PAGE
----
A Project of The Annenberg Public Policy Center

Optimistic Job Stats


Christina Romer, chair of the White House Council of Economic Advisers, talked jobs with NBC "Meet the Press" host David Gregory on Sunday. The interview came a few days after the release of encouraging numbers — employment rose by 162,000 in March, the biggest one-month increase in three years. A few of Romer’s optimistic comments, though, could use some context.

Even though the number of Americans with jobs went up, the unemployment rate — 9.7 percent — stayed constant for the third month. Romer said that was "unacceptable," but added that "behind that there’s just been a tremendous increase in the labor force. For the last three months, or over the last three months, we’ve added more than a million people to the labor force. And that’s actually–that’s a great sign."

The "labor force," for many viewers who may not have picked up on Romer’s terminology, is the total number of employed and unemployed persons. And the unemployed do not include what the Bureau of Labor Statistics calls "discouraged workers" — persons who want to get jobs but aren’t currently looking because they don’t think there are jobs out there, or at least not jobs for which they would qualify. So this "great sign" doesn’t mean there’s a large increase in the number of people with jobs, but instead a big boost in the number of those who are encouraged enough by the economy to start looking for work.

She also cited stimulus bill job-creation numbers that are, as we’ve said before, difficult to verify. Gregory pushed Romer to "concede that [the stimulus] didn’t do as much as you thought it would have done to spark recovery." But Romer disputed that, saying: "What we had said it would do would to, to save or create some three and a half million jobs. It’s absolutely on track to do that."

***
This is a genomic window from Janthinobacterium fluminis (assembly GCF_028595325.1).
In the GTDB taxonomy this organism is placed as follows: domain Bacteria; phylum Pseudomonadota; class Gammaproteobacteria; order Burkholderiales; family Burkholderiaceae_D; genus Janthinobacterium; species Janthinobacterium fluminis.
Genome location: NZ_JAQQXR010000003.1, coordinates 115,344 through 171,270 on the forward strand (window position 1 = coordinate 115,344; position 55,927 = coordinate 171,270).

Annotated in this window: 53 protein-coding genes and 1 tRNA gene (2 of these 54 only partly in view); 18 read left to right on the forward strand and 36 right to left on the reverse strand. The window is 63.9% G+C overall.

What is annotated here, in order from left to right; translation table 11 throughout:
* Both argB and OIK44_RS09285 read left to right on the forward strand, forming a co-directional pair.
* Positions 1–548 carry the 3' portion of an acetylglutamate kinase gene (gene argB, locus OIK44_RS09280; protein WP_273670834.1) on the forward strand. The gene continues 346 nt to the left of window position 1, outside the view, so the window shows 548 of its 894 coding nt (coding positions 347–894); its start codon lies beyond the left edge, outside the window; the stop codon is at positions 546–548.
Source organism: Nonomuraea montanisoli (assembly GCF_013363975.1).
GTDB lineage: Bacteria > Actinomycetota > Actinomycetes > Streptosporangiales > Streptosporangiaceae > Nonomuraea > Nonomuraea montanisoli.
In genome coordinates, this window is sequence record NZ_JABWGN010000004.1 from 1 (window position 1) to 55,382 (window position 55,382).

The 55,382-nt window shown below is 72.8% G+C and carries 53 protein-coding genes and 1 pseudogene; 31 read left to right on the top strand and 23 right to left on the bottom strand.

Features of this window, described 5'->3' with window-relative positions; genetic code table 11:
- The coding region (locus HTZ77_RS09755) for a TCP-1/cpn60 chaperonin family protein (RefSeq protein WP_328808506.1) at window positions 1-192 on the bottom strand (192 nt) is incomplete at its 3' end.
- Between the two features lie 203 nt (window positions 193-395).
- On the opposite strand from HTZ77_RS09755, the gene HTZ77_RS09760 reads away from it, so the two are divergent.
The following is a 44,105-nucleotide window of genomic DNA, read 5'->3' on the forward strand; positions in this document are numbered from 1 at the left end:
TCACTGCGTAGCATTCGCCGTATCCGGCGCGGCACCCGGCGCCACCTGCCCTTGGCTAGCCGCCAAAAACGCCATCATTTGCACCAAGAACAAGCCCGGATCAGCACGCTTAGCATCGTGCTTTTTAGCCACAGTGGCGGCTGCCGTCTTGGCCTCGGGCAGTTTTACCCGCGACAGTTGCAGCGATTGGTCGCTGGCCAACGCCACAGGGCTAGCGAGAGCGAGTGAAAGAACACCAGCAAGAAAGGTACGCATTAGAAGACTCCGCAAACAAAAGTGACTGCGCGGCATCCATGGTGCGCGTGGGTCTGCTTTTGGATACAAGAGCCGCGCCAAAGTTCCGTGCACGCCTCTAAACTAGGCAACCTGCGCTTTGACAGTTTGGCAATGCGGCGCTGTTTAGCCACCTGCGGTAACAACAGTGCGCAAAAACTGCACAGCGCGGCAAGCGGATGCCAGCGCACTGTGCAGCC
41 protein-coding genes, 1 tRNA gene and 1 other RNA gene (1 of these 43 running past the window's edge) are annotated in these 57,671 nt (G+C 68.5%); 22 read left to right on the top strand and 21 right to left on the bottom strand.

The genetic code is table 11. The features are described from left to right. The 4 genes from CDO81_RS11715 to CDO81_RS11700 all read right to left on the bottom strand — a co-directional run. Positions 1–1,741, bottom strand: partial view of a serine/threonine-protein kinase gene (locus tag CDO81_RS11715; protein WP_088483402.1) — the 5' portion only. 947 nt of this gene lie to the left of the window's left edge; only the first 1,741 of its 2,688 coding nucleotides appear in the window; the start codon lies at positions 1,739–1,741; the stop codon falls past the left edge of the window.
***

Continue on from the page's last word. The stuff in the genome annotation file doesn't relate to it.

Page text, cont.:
Is it? As we wrote in January, there’s some heavy-duty guesswork involved in counting "saved" jobs, as well as jobs that wouldn’t have been created were it not for the stimulus bill. Initially, the administration ran into controversy when it asked recipients of stimulus funds to report job numbers and wound up with a database fraught with errors. Remember those fake congressional districts? Then, the White House said recipients should just count any job paid for with stimulus funds, without trying to determine whether or not it would have existed in a parallel universe without the stimulus money.

Romer’s and others’ economic models are perhaps a much better method for estimating the job effects, but they, too, are shaky estimates. Several economists agreed the stimulus could save or create 3.5 million jobs back when the bill was passed, but they all said there was plenty of uncertainty surrounding such projections. In December, the nonpartisan Congressional Budget Office also gave less-than-firm support to the administration estimates, saying that for the third quarter of 2009, the stimulus was responsible for an additional 600,000 to 1.6 million jobs, a wide range that "reflect[ed] the uncertainty involved in such estimates."

The "Meet the Press" interview also touched on health care and what it would mean for businesses. Romer asked Gregory "to read the Congressional Budget Office’s own report where they say for both small and large businesses it will lower their health insurance premiums." Actually, the CBO estimates show premium costs for both the small and large group market won’t change significantly. Premium costs would see no change at all or up to a 3 percent drop in price, compared with where premiums were expected to be without the new health care law. For the small group market, the change would be between a 1 percent increase and a 2 percent decrease.